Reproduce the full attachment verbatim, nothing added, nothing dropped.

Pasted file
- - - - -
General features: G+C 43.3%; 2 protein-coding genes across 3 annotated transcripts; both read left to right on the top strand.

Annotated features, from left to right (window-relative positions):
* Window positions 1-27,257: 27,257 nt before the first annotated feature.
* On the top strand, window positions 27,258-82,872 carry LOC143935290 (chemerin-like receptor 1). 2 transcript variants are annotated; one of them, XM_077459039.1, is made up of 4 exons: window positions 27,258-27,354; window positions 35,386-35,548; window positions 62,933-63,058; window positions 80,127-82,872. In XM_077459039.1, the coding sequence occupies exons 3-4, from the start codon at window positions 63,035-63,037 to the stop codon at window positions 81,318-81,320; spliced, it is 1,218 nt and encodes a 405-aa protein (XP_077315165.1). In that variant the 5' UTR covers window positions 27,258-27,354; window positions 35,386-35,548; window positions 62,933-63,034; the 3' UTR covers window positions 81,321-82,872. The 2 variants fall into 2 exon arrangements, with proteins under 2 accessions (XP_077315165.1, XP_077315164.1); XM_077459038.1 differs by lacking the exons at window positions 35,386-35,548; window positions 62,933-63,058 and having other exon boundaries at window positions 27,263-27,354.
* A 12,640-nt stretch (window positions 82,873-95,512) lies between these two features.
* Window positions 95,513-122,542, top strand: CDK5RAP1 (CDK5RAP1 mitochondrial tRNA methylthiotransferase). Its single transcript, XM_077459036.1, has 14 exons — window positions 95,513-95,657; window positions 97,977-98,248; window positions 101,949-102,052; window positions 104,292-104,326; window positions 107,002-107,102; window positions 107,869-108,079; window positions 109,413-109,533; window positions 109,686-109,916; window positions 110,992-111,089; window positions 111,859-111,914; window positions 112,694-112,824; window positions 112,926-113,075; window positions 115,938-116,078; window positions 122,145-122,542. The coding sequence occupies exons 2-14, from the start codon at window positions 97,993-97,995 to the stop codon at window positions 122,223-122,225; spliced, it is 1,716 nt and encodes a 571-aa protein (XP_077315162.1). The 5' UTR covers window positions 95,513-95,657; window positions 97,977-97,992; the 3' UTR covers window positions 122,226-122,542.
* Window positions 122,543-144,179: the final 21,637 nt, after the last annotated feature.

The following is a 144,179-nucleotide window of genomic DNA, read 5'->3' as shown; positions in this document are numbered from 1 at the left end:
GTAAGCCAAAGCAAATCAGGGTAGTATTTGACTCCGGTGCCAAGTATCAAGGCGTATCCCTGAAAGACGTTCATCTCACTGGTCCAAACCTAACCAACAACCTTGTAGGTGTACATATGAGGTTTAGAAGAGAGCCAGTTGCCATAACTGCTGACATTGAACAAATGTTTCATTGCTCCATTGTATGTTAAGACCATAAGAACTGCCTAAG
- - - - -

General features: G+C 43.3%; 2 protein-coding genes across 3 annotated transcripts; both read left to right on the top strand.

Annotated features, from left to right (window-relative positions):
* Window positions 1-27,257: 27,257 nt before the first annotated feature.
* On the top strand, window positions 27,258-82,872 carry LOC143935290 (chemerin-like receptor 1). 2 transcript variants are annotated; one of them, XM_077459039.1, is made up of 4 exons: window positions 27,258-27,354; window positions 35,386-35,548; window positions 62,933-63,058; window positions 80,127-82,872. In XM_077459039.1, the coding sequence occupies exons 3-4, from the start codon at window positions 63,035-63,037 to the stop codon at window positions 81,318-81,320; spliced, it is 1,218 nt and encodes a 405-aa protein (XP_077315165.1). In that variant the 5' UTR covers window positions 27,258-27,354; window positions 35,386-35,548; window positions 62,933-63,034; the 3' UTR covers window positions 81,321-82,872. The 2 variants fall into 2 exon arrangements, with proteins under 2 accessions (XP_077315165.1, XP_077315164.1); XM_077459038.1 differs by lacking the exons at window positions 35,386-35,548; window positions 62,933-63,058 and having other exon boundaries at window positions 27,263-27,354.
* A 12,640-nt stretch (window positions 82,873-95,512) lies between these two features.
* Window positions 95,513-122,542, top strand: CDK5RAP1 (CDK5RAP1 mitochondrial tRNA methylthiotransferase). Its single transcript, XM_077459036.1, has 14 exons — window positions 95,513-95,657; window positions 97,977-98,248; window positions 101,949-102,052; window positions 104,292-104,326; window positions 107,002-107,102; window positions 107,869-108,079; window positions 109,413-109,533; window positions 109,686-109,916; window positions 110,992-111,089; window positions 111,859-111,914; window positions 112,694-112,824; window positions 112,926-113,075; window positions 115,938-116,078; window positions 122,145-122,542. The coding sequence occupies exons 2-14, from the start codon at window positions 97,993-97,995 to the stop codon at window positions 122,223-122,225; spliced, it is 1,716 nt and encodes a 571-aa protein (XP_077315162.1). The 5' UTR covers window positions 95,513-95,657; window positions 97,977-97,992; the 3' UTR covers window positions 122,226-122,542.
* Window positions 122,543-144,179: the final 21,637 nt, after the last annotated feature.

The following is a 144,179-nucleotide window of genomic DNA, read 5'->3' as shown; positions in this document are numbered from 1 at the left end:
GTAAGCCAAAGCAAATCAGGGTAGTATTTGACTCCGGTGCCAAGTATCAAGGCGTATCCCTGAAAGACGTTCATCTCACTGGTCCAAACCTAACCAACAACCTTGTAGGTGTACATATGAGGTTTAGAAGAGAGCCAGTTGCCATAACTGCTGACATTGAACAAATGTTTCATTGCTCCATTGTATGTTAAGACCATAAGAACTGCCTAAG